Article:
Raphael B. Malsin, 95, who for more than three decades was...


January 09, 1996

Raphael B. Malsin, 95, who for more than three decades was a top executive of the Lane Bryant retail chain founded by his mother, died Friday at his home in Harrison, N.Y. He was the son of David Bryant, a New York jeweler who died in 1900, and Lena Himmelstein Bryant. It was Mrs. Bryant who, as a widowed seamstress, opened in 1904 the small Manhattan dressmaking business that eventually grew into the Lane Bryant chain. In 1940, he became chief executive of Lane Bryant Inc., and at his mother's death in 1951, the company she founded had become the largest "special-size" chain in the country, catering to women who wear larger sizes. He resigned from his executive post in 1972, but remained on the company board. In 1982, the Lane Bryant chain was bought by Limited Inc., which now operates it as a separate subsidiary.

Robert F. P. Amendola, 86, a sculptor and teacher who used sculpting techniques to help the blind, died Thursday in Hopkinton, Mass. During World War II, he was a member of a team of artists and engineers that designed a Navy plane, the Corsair. Later he worked on the Army's program to help blind servicemen adjust to life after returning home. He went on to work at the Carroll Center for the Blind in Newton, where he developed an experimental course using sculptural techniques to help the blind understand spatial relationships.

Wallace H. Graham, 85, a retired major general in the Air Force who was personal physician for President Harry S. Truman and his wife, Bess, died Thursday of various medical problems in Kansas City, Mo. He was a military surgeon in Europe during World War II. Truman chose him to be his personal physician when the president visited Germany in August 1945, and General Graham remained the personal physician for the Trumans for the rest of their lives.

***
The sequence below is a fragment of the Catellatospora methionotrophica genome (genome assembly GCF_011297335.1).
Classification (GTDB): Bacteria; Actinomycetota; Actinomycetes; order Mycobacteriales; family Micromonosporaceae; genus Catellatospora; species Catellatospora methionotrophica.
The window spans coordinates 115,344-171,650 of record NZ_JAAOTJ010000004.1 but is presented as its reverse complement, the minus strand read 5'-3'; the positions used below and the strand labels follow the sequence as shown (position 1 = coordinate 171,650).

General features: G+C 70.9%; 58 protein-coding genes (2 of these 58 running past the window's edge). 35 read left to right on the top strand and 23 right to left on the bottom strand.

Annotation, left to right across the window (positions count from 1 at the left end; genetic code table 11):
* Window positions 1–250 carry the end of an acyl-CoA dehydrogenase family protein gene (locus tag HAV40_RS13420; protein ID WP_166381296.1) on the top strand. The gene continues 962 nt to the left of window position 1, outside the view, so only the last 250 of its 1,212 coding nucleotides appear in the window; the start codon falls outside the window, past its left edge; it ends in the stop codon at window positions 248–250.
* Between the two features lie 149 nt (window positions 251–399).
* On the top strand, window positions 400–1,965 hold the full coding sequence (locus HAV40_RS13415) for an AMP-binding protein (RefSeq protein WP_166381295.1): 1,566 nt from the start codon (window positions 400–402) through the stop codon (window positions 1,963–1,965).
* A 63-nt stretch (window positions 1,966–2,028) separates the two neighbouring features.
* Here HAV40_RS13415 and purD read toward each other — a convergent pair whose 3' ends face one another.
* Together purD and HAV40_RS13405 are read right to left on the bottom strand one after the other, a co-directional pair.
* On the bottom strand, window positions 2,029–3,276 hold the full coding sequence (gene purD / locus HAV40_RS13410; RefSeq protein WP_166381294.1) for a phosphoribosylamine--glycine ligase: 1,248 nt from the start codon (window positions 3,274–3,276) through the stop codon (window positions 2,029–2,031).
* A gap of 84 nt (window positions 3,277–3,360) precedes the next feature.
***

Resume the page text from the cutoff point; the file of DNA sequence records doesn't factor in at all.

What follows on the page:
Harvey Hancock, 96, former managing editor of the Salt Lake Tribune and Northern California manager for Dwight D. Eisenhower's 1952 presidential campaign, died Sunday in Monterey, Calif.

Karoly Grosz, 65, Hungary's last Communist Party boss before the country's transition to democracy, died Sunday after a long illness, the state news agency MTI reported.

Bienvenido N. Santos, 84, a novelist who grew up in Manila's slums, then moved to the United States and wrote about the pain of Filipino exiles there, died Sunday in the Philippines, his family said. He had recently completed his 15th book. Several days before he died, he was flown to his family home in Daraga, near the Mount Mayon volcano, from a hospital in Manila.

Pat Cool, 48, a longtime New York publishing executive who was in charge of advertising and promotion for the Pocket Books and audio divisions of Simon & Shuster, died Friday of complications of AIDS at New York Hospital-Cornell Medical Center. He worked on advertising for several publishers, among them Dell, Crown, and Holt, Rinehart & Winston. He specialized in the promotion of such mass-market authors as Jackie Collins and Mary Higgins Clark.

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